Once the extraction and appraisal of individual included studies is completed, a narrative synthesis is required. The purpose of the synthesis is to bring together the principal findings of the Systematic Review in a narrative (i.e. text) form. Reviewers should also consider including a "Summary of Findings" table to support the narrative in a clear format.
Text and tables provide an initial descriptive summary and explanation of the characteristics and findings of the included studies. However, simply describing the studies is not sufficient for a synthesis. The narrative synthesis must provide an analysis of the relationships within and between studies to provide an overall assessment of the robustness of the evidence.1
The synthesis should comment on the strength of the evidence for each main finding/outcome. Reviewers may consider applying the GRADE system for evaluating the strength of the evidence for each finding/outcome.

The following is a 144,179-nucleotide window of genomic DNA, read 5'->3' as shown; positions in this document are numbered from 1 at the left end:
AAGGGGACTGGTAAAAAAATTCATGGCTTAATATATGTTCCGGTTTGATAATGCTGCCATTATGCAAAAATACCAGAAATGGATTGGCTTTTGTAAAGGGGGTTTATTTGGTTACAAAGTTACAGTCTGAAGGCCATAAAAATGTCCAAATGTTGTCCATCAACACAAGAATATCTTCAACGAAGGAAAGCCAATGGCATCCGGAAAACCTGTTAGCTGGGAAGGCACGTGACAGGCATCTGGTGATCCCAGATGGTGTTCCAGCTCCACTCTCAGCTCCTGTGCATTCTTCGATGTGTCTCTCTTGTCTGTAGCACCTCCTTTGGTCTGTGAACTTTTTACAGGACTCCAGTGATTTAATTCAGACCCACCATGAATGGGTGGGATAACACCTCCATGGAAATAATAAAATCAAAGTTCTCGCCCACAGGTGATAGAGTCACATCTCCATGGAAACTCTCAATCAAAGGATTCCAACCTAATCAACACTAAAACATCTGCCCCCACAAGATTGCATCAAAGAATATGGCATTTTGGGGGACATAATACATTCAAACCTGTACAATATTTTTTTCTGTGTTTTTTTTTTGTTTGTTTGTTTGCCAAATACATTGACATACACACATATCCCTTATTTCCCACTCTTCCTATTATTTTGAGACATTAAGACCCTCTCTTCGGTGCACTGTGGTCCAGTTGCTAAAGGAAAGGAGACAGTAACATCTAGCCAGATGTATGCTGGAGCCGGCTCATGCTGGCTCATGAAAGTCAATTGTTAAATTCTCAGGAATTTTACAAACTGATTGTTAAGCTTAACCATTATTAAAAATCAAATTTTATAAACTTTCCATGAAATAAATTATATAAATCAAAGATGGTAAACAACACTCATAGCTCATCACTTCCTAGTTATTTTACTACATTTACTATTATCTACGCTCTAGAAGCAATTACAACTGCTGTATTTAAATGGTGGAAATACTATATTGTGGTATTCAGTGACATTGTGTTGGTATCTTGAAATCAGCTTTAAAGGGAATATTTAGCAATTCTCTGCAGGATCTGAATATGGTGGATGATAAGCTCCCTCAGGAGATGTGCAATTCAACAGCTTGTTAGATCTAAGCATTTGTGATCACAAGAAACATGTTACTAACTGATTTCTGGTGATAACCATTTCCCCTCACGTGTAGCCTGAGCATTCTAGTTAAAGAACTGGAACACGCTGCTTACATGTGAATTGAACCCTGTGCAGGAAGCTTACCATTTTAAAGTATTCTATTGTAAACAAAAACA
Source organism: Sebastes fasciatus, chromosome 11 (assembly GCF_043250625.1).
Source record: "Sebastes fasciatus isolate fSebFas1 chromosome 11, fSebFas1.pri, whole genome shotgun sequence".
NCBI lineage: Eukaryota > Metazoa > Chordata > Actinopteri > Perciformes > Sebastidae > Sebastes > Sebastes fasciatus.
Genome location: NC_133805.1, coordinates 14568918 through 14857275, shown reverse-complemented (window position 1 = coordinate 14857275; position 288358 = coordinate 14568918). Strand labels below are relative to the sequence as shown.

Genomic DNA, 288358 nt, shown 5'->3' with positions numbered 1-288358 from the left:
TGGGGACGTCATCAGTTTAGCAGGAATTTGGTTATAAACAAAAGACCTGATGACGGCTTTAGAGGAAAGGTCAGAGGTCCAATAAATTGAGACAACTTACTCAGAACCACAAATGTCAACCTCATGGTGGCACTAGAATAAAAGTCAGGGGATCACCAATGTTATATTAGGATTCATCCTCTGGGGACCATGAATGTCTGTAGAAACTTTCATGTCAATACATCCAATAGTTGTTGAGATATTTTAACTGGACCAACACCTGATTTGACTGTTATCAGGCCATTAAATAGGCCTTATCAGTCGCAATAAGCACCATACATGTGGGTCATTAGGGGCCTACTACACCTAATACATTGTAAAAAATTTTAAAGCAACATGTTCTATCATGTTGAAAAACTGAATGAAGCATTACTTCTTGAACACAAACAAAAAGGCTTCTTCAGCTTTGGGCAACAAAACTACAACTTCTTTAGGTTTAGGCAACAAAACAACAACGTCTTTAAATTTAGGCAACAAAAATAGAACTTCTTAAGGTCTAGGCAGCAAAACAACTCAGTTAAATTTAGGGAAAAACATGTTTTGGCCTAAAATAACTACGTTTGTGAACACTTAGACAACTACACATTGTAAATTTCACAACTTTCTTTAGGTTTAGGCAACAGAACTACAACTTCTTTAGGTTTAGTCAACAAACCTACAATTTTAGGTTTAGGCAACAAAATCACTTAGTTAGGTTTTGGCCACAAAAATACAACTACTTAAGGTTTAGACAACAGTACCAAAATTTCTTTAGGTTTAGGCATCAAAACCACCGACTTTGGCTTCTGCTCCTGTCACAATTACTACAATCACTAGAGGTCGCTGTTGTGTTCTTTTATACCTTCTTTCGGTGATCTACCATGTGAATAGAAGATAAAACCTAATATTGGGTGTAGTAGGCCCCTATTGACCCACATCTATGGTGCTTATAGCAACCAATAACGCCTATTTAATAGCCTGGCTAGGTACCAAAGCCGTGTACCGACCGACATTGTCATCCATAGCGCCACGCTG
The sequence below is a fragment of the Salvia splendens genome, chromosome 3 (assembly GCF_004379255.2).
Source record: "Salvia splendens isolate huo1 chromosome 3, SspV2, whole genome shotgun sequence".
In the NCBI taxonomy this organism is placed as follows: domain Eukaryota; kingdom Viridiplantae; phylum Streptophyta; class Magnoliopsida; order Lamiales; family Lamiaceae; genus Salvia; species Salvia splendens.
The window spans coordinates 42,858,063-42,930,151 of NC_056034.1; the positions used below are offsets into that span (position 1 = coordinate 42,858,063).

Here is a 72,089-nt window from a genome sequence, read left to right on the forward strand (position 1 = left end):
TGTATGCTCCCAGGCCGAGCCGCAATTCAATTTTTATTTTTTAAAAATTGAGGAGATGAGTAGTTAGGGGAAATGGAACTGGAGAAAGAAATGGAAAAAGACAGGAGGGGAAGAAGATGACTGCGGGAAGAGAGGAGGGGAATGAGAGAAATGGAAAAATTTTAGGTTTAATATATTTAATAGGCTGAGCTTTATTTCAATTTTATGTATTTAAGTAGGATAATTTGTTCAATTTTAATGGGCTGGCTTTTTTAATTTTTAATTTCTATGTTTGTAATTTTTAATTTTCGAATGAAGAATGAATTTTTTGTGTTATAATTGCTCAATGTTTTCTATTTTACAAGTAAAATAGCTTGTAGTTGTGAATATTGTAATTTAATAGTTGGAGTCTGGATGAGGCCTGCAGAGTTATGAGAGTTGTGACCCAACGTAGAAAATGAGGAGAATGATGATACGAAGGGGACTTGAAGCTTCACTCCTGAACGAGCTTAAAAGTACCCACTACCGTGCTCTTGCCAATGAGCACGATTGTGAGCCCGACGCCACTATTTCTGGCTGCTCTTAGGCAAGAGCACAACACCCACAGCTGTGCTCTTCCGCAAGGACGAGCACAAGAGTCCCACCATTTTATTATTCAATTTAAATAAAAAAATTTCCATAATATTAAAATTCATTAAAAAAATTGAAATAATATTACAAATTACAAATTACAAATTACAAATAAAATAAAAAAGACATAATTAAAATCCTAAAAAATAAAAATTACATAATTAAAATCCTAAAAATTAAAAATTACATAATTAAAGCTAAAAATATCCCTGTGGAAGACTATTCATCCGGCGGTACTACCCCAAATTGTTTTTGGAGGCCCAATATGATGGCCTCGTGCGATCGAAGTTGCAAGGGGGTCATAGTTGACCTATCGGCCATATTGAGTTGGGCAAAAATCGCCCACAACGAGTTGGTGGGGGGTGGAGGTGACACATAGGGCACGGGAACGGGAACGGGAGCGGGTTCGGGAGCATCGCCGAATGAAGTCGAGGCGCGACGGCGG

A meta-analysis is a statistical analysis of the data (numbers) from the individual studies. Meta-analyses are usually performed with a specialised software package and require an examination of funnel and forest plots. Depending on where a Systematic Review will be published, a corresponding software package may need to be used - For example RevMan for Cochrane Reviews.
By nature, narrative synthesis is a more subjective process than meta-analysis and therefore, the approach used should be rigorous and transparent to reduce the potential for bias.
Grading of Recommendations Assessment, Development, and Evaluation (GRADE) offers a transparent and structured process for developing and presenting summaries of evidence, including its quality, for Systematic Reviews and recommendations in health care.
In GRADE, randomised controlled trials (RCTs) start as high-quality evidence and observational studies as low-quality evidence supporting estimates of intervention effects. Various factors may lead to rating down or up the quality of evidence until ultimately, the quality of evidence for each outcome falls into one of four categories from high to very low.2
1. O'Connor, E., Whitlock, E., & Spring, B. (2007). Introduction to systematic reviews. Available: http://www.ebbp.org/course_outlines/systematic_review/
2. Guyatt, G., et al. (2011). "GRADE guidelines: 1. Introduction—GRADE evidence profiles and summary of findings tables." Journal of Clinical Epidemiology 64, 4, 383-394. Available: doi:10.1016/j.jclinepi.2010.04.026